Event Series
15. Mai 2024

Hybrid Study Group on Post-Bubble Housing Insecurity in Tokyo

© Marcus Reichmann

Before the speculative bubble in Japan’s real estate market burst in the early 1990s, real estate prices in Tokyo skyrocketed without wage growth at all levels of society keeping pace. When the crisis hit, the city experienced unprecedented levels of homelessness. In response, labor and housing markets were subjected to neoliberal restructuring. But what created greater housing insecurity in other parts of the world seemed to have the opposite effect in Tokyo – the number of officially recorded rough sleepers dropped significantly. How could this be? Based on a reevaluation of Japanese literature, an analysis of government, industry, and business reports, and backed up by in-depth interviews conducted with both entrepreneurs and residents, this presentation will outline four case studies of fragile housing to examine the regulation of homelessness as an expression of Japanese capitalism in crisis. Details and registration here

Lenard Görögh, Freie Universität Berlin

Japan 2023: Articles by DIJ researchers and alumni on Japanese society, economics, history, and politics

© Iudicium

The latest issue of the Japan Jahrbuch, the yearbook published by the German Association for Social Science Research on Japan, includes four articles (in German) written by current and former DIJ researchers on Japanese society, economics, history, and politics. DIJ director Franz Waldenberger and Kostiantyn Ovsiannikov (Atsugi) provide a quantitative review of Japan’s municipalities in demographic transition, while DIJ economist Markus Heckel assesses the Bank of Japan’s monetary policy under Haruhiko Kuroda and Kazuo Ueda. DIJ historian Torsten Weber and Anke Scherer (Bochum) analyse recent developments in historical debates and historical consciousness in Japan. Former DIJ senior research fellow Christian G. Winkler (Fukuoka) examines domestic Japanese politics in 2022/2023. The volume is edited by DIJ advisory board member David Chiavacci and DIJ alumna Iris Wieczorek. For more details please see the table of content. The book is available as softcover and e-book from the publisher here.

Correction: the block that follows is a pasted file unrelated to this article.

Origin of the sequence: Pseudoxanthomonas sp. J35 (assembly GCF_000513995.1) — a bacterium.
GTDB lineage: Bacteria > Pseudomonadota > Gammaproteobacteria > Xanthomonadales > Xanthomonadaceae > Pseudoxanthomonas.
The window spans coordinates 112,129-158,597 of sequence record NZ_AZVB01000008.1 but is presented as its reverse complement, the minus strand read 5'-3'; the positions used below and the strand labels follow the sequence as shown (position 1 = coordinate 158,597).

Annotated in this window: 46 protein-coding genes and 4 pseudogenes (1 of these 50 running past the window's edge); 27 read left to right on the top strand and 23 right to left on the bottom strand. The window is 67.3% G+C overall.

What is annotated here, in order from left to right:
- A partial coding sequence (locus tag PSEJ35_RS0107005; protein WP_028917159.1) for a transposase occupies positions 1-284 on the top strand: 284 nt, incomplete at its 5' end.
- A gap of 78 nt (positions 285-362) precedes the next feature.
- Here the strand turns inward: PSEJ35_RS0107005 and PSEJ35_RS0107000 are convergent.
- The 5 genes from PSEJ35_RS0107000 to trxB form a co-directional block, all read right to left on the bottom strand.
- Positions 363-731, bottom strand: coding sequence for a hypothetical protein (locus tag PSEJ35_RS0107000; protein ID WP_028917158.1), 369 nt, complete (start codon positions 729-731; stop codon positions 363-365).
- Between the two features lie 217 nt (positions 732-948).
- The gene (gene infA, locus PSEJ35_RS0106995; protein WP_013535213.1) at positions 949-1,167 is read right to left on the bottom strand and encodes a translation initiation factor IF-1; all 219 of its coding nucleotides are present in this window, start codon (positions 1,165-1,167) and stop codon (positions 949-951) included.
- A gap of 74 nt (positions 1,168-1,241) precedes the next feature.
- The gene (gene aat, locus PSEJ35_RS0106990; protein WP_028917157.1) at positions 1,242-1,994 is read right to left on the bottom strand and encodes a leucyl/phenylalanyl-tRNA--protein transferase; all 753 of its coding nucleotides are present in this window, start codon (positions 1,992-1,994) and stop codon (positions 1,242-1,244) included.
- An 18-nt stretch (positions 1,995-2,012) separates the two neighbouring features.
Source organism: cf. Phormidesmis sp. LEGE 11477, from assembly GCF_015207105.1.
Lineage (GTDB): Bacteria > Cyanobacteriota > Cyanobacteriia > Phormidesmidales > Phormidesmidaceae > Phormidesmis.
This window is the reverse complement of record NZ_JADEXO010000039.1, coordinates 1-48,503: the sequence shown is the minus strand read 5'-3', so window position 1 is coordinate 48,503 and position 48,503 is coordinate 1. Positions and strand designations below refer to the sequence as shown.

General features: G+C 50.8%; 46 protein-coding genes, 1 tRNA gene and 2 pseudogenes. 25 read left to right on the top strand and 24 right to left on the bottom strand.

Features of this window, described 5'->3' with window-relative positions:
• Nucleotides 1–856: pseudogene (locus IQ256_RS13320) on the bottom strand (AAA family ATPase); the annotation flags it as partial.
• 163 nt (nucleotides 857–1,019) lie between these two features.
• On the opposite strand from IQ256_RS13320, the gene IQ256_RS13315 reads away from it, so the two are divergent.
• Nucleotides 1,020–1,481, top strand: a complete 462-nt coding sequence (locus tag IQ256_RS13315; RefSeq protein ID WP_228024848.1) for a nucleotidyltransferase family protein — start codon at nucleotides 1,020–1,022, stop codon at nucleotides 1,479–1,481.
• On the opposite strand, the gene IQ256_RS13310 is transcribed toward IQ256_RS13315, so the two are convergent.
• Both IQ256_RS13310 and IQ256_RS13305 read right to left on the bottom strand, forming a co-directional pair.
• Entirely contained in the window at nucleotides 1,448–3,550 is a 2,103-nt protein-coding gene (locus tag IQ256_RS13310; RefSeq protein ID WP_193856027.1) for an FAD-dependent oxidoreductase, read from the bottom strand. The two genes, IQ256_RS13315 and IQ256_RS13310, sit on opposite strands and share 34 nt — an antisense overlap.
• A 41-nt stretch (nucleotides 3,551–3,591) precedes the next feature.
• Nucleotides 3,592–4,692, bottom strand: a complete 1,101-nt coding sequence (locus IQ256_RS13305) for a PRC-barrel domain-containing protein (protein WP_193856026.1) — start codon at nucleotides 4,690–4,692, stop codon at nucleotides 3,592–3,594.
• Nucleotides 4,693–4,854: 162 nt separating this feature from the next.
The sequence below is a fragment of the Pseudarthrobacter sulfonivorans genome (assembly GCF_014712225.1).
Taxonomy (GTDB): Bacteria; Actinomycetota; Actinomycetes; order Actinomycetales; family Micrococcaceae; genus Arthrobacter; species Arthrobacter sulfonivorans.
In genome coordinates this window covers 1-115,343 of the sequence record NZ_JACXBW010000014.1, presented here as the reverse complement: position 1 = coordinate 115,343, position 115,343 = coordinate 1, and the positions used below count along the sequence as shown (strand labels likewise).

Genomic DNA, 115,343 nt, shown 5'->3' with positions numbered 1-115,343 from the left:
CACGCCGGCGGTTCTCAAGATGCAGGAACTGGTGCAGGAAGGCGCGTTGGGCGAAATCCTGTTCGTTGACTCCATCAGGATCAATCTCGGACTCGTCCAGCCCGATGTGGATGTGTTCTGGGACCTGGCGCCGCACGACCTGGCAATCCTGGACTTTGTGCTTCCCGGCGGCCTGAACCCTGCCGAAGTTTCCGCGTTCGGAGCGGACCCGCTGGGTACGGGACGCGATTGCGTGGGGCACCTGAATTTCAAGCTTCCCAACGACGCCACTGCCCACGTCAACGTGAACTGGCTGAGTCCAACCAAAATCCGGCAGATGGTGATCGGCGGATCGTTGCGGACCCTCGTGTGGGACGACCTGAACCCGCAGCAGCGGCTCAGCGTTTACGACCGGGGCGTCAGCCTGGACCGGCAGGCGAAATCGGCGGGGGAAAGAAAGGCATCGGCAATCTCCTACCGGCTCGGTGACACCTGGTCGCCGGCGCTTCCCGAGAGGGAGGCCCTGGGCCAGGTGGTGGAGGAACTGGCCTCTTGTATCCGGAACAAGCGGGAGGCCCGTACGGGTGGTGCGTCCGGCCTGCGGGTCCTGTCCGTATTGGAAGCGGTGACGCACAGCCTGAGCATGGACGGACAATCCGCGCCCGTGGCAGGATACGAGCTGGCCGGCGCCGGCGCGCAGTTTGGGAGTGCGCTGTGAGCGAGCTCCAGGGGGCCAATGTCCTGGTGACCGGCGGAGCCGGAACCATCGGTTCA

Event Series
25. April 2024

Hybrid Study Group on Japanese photography in Manchuria

From 1932 to 1945, professional Japanese photographers, civilians, and soldiers took many pictures in Manchuria and North China. After the official commencement of the war with China in 1937 they began to contribute to the ‘National Reportage Movement’. Japanese authorities employed photographic propaganda to justify the Japanese government’s and Imperial Army’s activities on the continent. However, Japanese soldiers and civilians also used the camera to document and produce memories of their daily lives and experiences in China. This talk aims to bring forward new perspectives on photographic practices and on visually over- or underrepresented aspects of the Japanese occupation of Manchuria and North China. It introduces examples of private photo albums by soldiers stationed in Manchuria and discusses their creation as  processes of selecting and ordering images. Drawing on visual anthropology and media history, the presentation will show connections between “imperial” and “patriotic” photography, and between vernacular and formal photographic repertoires. Details and registration here